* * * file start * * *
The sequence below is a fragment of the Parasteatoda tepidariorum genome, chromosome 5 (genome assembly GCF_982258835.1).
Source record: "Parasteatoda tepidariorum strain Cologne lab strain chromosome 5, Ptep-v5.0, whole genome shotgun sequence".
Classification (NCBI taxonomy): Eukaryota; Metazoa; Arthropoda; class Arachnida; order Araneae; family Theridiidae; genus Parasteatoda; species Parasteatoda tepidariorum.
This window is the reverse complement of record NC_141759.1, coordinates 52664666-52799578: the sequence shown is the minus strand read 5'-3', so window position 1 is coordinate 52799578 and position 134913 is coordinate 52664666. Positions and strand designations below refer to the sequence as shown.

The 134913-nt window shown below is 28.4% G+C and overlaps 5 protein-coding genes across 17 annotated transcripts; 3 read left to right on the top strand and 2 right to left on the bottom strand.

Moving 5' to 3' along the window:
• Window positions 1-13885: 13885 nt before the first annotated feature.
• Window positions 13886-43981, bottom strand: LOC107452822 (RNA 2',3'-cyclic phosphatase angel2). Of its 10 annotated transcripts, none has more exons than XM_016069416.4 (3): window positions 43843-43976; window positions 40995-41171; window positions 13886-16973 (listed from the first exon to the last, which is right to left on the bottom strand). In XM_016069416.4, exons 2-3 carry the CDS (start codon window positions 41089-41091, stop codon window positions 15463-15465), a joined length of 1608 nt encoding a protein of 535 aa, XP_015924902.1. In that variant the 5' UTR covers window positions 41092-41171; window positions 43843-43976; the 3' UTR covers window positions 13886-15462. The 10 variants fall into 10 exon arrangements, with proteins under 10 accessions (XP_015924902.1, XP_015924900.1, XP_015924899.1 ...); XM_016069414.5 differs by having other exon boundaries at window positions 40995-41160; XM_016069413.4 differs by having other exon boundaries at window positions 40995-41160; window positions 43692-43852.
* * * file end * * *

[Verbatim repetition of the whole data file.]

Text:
The sequence below is a fragment of the Parasteatoda tepidariorum genome, chromosome 5 (genome assembly GCF_982258835.1).
Source record: "Parasteatoda tepidariorum strain Cologne lab strain chromosome 5, Ptep-v5.0, whole genome shotgun sequence".
Classification (NCBI taxonomy): Eukaryota; Metazoa; Arthropoda; class Arachnida; order Araneae; family Theridiidae; genus Parasteatoda; species Parasteatoda tepidariorum.
This window is the reverse complement of record NC_141759.1, coordinates 52664666-52799578: the sequence shown is the minus strand read 5'-3', so window position 1 is coordinate 52799578 and position 134913 is coordinate 52664666. Positions and strand designations below refer to the sequence as shown.

The 134913-nt window shown below is 28.4% G+C and overlaps 5 protein-coding genes across 17 annotated transcripts; 3 read left to right on the top strand and 2 right to left on the bottom strand.

Moving 5' to 3' along the window:
• Window positions 1-13885: 13885 nt before the first annotated feature.
• Window positions 13886-43981, bottom strand: LOC107452822 (RNA 2',3'-cyclic phosphatase angel2). Of its 10 annotated transcripts, none has more exons than XM_016069416.4 (3): window positions 43843-43976; window positions 40995-41171; window positions 13886-16973 (listed from the first exon to the last, which is right to left on the bottom strand). In XM_016069416.4, exons 2-3 carry the CDS (start codon window positions 41089-41091, stop codon window positions 15463-15465), a joined length of 1608 nt encoding a protein of 535 aa, XP_015924902.1. In that variant the 5' UTR covers window positions 41092-41171; window positions 43843-43976; the 3' UTR covers window positions 13886-15462. The 10 variants fall into 10 exon arrangements, with proteins under 10 accessions (XP_015924902.1, XP_015924900.1, XP_015924899.1 ...); XM_016069414.5 differs by having other exon boundaries at window positions 40995-41160; XM_016069413.4 differs by having other exon boundaries at window positions 40995-41160; window positions 43692-43852.